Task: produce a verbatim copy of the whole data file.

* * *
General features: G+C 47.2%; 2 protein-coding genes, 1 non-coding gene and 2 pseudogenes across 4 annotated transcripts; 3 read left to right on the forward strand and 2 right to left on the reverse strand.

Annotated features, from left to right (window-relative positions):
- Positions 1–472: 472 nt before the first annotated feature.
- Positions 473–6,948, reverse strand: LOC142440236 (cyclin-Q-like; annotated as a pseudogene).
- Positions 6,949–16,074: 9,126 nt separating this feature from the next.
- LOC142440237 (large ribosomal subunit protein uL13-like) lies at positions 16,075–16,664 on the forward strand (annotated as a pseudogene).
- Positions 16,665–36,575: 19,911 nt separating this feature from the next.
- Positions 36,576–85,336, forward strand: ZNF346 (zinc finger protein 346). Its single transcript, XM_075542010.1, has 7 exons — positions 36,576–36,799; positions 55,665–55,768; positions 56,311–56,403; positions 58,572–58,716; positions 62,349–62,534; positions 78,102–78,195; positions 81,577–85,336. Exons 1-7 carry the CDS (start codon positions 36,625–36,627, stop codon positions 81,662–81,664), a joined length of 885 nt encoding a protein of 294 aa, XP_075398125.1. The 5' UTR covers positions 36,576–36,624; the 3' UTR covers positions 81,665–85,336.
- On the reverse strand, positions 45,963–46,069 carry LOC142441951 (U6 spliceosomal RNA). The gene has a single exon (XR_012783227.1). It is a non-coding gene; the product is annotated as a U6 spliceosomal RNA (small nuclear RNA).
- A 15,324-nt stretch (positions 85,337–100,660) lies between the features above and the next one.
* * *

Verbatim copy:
General features: G+C 47.2%; 2 protein-coding genes, 1 non-coding gene and 2 pseudogenes across 4 annotated transcripts; 3 read left to right on the forward strand and 2 right to left on the reverse strand.

Annotated features, from left to right (window-relative positions):
- Positions 1–472: 472 nt before the first annotated feature.
- Positions 473–6,948, reverse strand: LOC142440236 (cyclin-Q-like; annotated as a pseudogene).
- Positions 6,949–16,074: 9,126 nt separating this feature from the next.
- LOC142440237 (large ribosomal subunit protein uL13-like) lies at positions 16,075–16,664 on the forward strand (annotated as a pseudogene).
- Positions 16,665–36,575: 19,911 nt separating this feature from the next.
- Positions 36,576–85,336, forward strand: ZNF346 (zinc finger protein 346). Its single transcript, XM_075542010.1, has 7 exons — positions 36,576–36,799; positions 55,665–55,768; positions 56,311–56,403; positions 58,572–58,716; positions 62,349–62,534; positions 78,102–78,195; positions 81,577–85,336. Exons 1-7 carry the CDS (start codon positions 36,625–36,627, stop codon positions 81,662–81,664), a joined length of 885 nt encoding a protein of 294 aa, XP_075398125.1. The 5' UTR covers positions 36,576–36,624; the 3' UTR covers positions 81,665–85,336.
- On the reverse strand, positions 45,963–46,069 carry LOC142441951 (U6 spliceosomal RNA). The gene has a single exon (XR_012783227.1). It is a non-coding gene; the product is annotated as a U6 spliceosomal RNA (small nuclear RNA).
- A 15,324-nt stretch (positions 85,337–100,660) lies between the features above and the next one.